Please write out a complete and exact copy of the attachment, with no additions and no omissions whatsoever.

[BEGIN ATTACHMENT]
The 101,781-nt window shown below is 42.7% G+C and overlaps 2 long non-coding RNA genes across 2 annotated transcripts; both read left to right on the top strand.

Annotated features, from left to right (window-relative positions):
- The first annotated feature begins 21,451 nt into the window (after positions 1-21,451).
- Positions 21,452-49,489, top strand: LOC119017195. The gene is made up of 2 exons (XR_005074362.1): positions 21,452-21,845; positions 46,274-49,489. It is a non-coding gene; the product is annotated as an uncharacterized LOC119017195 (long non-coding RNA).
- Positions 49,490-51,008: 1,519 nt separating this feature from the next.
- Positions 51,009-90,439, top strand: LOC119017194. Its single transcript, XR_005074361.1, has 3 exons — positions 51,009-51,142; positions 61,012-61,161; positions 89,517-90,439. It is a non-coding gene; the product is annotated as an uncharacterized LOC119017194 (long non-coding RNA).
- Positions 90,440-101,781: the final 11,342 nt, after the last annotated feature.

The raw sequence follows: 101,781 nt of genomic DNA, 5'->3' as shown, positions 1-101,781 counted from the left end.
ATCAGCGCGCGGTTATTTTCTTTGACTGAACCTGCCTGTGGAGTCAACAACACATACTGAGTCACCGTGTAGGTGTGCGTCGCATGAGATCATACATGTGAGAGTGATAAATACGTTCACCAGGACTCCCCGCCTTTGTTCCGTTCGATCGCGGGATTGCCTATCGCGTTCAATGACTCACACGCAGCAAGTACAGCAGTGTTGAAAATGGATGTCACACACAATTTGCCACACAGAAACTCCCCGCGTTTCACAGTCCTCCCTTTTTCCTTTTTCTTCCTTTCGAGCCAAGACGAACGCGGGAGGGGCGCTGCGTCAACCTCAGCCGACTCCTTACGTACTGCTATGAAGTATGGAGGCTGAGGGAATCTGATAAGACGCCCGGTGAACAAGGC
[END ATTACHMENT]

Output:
The 101,781-nt window shown below is 42.7% G+C and overlaps 2 long non-coding RNA genes across 2 annotated transcripts; both read left to right on the top strand.

Annotated features, from left to right (window-relative positions):
- The first annotated feature begins 21,451 nt into the window (after positions 1-21,451).
- Positions 21,452-49,489, top strand: LOC119017195. The gene is made up of 2 exons (XR_005074362.1): positions 21,452-21,845; positions 46,274-49,489. It is a non-coding gene; the product is annotated as an uncharacterized LOC119017195 (long non-coding RNA).
- Positions 49,490-51,008: 1,519 nt separating this feature from the next.
- Positions 51,009-90,439, top strand: LOC119017194. Its single transcript, XR_005074361.1, has 3 exons — positions 51,009-51,142; positions 61,012-61,161; positions 89,517-90,439. It is a non-coding gene; the product is annotated as an uncharacterized LOC119017194 (long non-coding RNA).
- Positions 90,440-101,781: the final 11,342 nt, after the last annotated feature.

The raw sequence follows: 101,781 nt of genomic DNA, 5'->3' as shown, positions 1-101,781 counted from the left end.
ATCAGCGCGCGGTTATTTTCTTTGACTGAACCTGCCTGTGGAGTCAACAACACATACTGAGTCACCGTGTAGGTGTGCGTCGCATGAGATCATACATGTGAGAGTGATAAATACGTTCACCAGGACTCCCCGCCTTTGTTCCGTTCGATCGCGGGATTGCCTATCGCGTTCAATGACTCACACGCAGCAAGTACAGCAGTGTTGAAAATGGATGTCACACACAATTTGCCACACAGAAACTCCCCGCGTTTCACAGTCCTCCCTTTTTCCTTTTTCTTCCTTTCGAGCCAAGACGAACGCGGGAGGGGCGCTGCGTCAACCTCAGCCGACTCCTTACGTACTGCTATGAAGTATGGAGGCTGAGGGAATCTGATAAGACGCCCGGTGAACAAGGC